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About dhPotter

  • Rank
    Advanced Member

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  • Location
    Duck Hill, MS
  • Interests
    Deer and Turkey hunting(we eat deer through out the year), Cooking(I am the cook), Football(watching), Observing Nature

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  1. @Stephen When I cut metal roofing or plastic I turn the blade around so that the teeth are running backwards. Saves the blade. You might try this for the cement board.
  2. He is my kiln shelf/ post cart, plywood, 2x4's, on wheels.
  3. @Babs it is a a glossy, light pinkish color. It is a runner. Crazed pretty badly on my Standard 630 clay.
  4. @Mark C.Perhaps it would be best if you were to read OldLady's byline and adhere to it...
  5. Here is a really good recipe and application for wash... http://jeffcampana.com/self-leveling-kiln-wash/
  6. @Hulk what is the Red splotch on the side of the round belly vase ?
  7. I would stop table wedging completely. I have not wedge clay in years. Straight from the bag to the wheel and cone wedge 3 times like you do.
  8. Me too! Robin Hopper does this also, he has a sponge in his Left hand while turning up the donut.
  9. @Roberta12 I added 5% Magnesium Carb to the Selsor Temmuko. It creates a nice gold micro crystal - looks out of this world in sunlight.
  10. @nancylee For amounts of clay you are talking about, I pat the clay, as the wheel slowly turns, into a semi-centered mound. Then I place both hands on the opposite side of the mound and as I increase the speed of he wheel, pull the mound towards my body. This gets the mound closer to centered, but I don't worry about perfect at this time. Now I cone the clay 3 times, after each cone try to place your hands in your centering position and hold till the mound gets closer to centered. By the 3rd cone everything should be aligned and centered. I had read where Marcia Selsor likes to have the chair she sits in be positioned so when she looks down at the wheel she is looking about 1 inch beyond the center of the wheel. This has helped greatly. Try to lay your weight on the mound with your shoulders well over the mound. I usually end up with clay on my chest from hugging the mound.
  11. To get the light coloring effect try Watercolor blue or Watercolor green. Use a thin application.
  12. Try to sell your pieces in person. This changed my mind from ever judging glaze results. I, like you and nearly every other potter, have a "look" you think should come out of the kiln. When it doesn't we are disappointed. But, I guarantee, there is a person who will come along and love what you have done. This has happened more than occasional. If you think it is ugly there is someone who thinks it is equally beautiful. People will buy that funky stuff because it is original and one-of-a-kind. Unique is what they seek. Smile as you wrap their purchase and stuff your pockets full. Success makes all of your second guessing go away. Try not to guess what the buying public thinks about your glaze results. The mob is fickle.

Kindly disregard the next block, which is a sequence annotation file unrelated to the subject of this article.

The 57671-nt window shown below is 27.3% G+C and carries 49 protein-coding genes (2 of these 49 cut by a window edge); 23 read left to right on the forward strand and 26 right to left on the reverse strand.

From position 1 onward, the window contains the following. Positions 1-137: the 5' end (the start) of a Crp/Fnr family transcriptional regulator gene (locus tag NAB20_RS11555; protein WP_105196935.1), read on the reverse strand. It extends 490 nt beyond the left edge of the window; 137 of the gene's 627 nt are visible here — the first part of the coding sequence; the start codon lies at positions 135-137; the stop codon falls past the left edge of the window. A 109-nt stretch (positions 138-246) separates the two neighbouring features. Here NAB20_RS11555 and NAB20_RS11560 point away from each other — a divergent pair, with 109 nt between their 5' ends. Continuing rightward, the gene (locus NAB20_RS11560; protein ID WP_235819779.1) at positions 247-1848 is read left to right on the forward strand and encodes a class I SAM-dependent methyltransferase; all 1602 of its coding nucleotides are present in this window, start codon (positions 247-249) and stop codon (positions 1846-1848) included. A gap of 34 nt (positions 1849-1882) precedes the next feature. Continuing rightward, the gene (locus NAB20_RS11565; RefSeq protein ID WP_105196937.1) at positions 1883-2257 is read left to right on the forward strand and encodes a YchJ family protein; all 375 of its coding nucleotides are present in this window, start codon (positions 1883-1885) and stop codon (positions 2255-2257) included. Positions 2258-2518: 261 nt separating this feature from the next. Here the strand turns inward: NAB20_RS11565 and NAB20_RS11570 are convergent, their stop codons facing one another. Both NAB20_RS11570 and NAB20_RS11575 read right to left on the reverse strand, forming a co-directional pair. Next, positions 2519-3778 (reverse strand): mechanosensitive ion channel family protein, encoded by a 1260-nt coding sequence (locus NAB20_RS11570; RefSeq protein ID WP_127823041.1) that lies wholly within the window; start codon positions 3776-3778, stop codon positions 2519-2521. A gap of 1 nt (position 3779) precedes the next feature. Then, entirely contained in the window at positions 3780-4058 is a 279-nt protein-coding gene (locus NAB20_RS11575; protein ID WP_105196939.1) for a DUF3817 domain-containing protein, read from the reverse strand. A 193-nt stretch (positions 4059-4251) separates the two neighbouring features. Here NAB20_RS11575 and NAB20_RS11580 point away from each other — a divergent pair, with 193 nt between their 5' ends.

13. I also have a base white liner that has made 3 other liner colors. On Tony Hansen's website is the chemical analysis of Butterscotch I used to back into the glaze recipe, with the help of glaze software - this is now 1 of my favorites. From MC6 - Licorice, Raw Sienna and Waterfall Brown which pairs very well with Butterscotch. From Britt's ^6 book - Bailey's Red 2 and Val's Turquoise. From Steven Hill's Spraying glaze workshop - Red Orange, strontium crystal magic cool and warm, Juicy fruit Cool, SH Copper Ash and Hannah's Fake Ash Iron. From the internet - Hsin Matte Black, Pete's Seafoam, Satin Matte Green, Shatz Blue Matte, Silky Matte Z Blue - this is Tony Hansen's G1214Z, Marcia Selsor's Turquoise Satin Matte. Actually do use all of these glazes. I go thru stages of using 3-6 in various overlaps and combos. I spray glaze. Do not have a clear glaze but don't want one either after reading about all the bubbles and other problems here on the forum. @Hulk you are a brave person with Kitten's Clear - this glaze crazed horribly bad for me. We did use this in school layered with a Floating blue, did some really neat stuff.
  14. It may be legally OK. But there are moral, ethical and honorable issues at play. Because the law says it is OK does not allow me to forget the author requested I not distribute the document without the author's permission. I was wrong in mentioning I had the document.
  15. The cone that was used in the sitter claw, is it bent 90 degrees? If not you need to calibrate the sitter. Plenty of info and videos on the interweb telling you how.
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